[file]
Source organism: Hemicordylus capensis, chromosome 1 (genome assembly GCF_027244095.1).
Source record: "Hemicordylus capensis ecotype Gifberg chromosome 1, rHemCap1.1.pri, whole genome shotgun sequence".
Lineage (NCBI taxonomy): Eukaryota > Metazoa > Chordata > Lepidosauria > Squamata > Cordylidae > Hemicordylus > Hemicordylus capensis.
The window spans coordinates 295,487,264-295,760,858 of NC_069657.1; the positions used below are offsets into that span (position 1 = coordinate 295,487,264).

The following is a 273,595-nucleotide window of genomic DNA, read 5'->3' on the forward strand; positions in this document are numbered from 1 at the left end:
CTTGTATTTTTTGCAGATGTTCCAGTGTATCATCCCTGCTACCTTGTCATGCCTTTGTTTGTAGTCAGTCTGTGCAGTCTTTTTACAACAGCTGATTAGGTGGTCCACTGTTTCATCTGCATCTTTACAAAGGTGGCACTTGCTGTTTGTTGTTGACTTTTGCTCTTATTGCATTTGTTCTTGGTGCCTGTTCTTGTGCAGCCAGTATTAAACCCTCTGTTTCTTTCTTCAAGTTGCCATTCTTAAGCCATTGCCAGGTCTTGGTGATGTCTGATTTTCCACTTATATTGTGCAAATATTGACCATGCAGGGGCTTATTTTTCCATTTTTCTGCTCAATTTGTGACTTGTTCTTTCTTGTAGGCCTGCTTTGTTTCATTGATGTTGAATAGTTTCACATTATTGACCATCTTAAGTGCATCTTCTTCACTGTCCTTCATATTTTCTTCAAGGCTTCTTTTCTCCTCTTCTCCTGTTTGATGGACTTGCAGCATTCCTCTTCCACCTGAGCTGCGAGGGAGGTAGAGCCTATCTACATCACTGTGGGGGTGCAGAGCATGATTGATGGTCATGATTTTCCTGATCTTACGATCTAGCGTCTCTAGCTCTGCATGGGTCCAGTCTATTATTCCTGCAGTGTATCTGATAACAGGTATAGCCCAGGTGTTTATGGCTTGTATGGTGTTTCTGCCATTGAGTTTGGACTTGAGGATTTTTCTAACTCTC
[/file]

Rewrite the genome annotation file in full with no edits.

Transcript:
Source organism: Hemicordylus capensis, chromosome 1 (genome assembly GCF_027244095.1).
Source record: "Hemicordylus capensis ecotype Gifberg chromosome 1, rHemCap1.1.pri, whole genome shotgun sequence".
Lineage (NCBI taxonomy): Eukaryota > Metazoa > Chordata > Lepidosauria > Squamata > Cordylidae > Hemicordylus > Hemicordylus capensis.
The window spans coordinates 295,487,264-295,760,858 of NC_069657.1; the positions used below are offsets into that span (position 1 = coordinate 295,487,264).

The following is a 273,595-nucleotide window of genomic DNA, read 5'->3' on the forward strand; positions in this document are numbered from 1 at the left end:
CTTGTATTTTTTGCAGATGTTCCAGTGTATCATCCCTGCTACCTTGTCATGCCTTTGTTTGTAGTCAGTCTGTGCAGTCTTTTTACAACAGCTGATTAGGTGGTCCACTGTTTCATCTGCATCTTTACAAAGGTGGCACTTGCTGTTTGTTGTTGACTTTTGCTCTTATTGCATTTGTTCTTGGTGCCTGTTCTTGTGCAGCCAGTATTAAACCCTCTGTTTCTTTCTTCAAGTTGCCATTCTTAAGCCATTGCCAGGTCTTGGTGATGTCTGATTTTCCACTTATATTGTGCAAATATTGACCATGCAGGGGCTTATTTTTCCATTTTTCTGCTCAATTTGTGACTTGTTCTTTCTTGTAGGCCTGCTTTGTTTCATTGATGTTGAATAGTTTCACATTATTGACCATCTTAAGTGCATCTTCTTCACTGTCCTTCATATTTTCTTCAAGGCTTCTTTTCTCCTCTTCTCCTGTTTGATGGACTTGCAGCATTCCTCTTCCACCTGAGCTGCGAGGGAGGTAGAGCCTATCTACATCACTGTGGGGGTGCAGAGCATGATTGATGGTCATGATTTTCCTGATCTTACGATCTAGCGTCTCTAGCTCTGCATGGGTCCAGTCTATTATTCCTGCAGTGTATCTGATAACAGGTATAGCCCAGGTGTTTATGGCTTGTATGGTGTTTCTGCCATTGAGTTTGGACTTGAGGATTTTTCTAACTCTC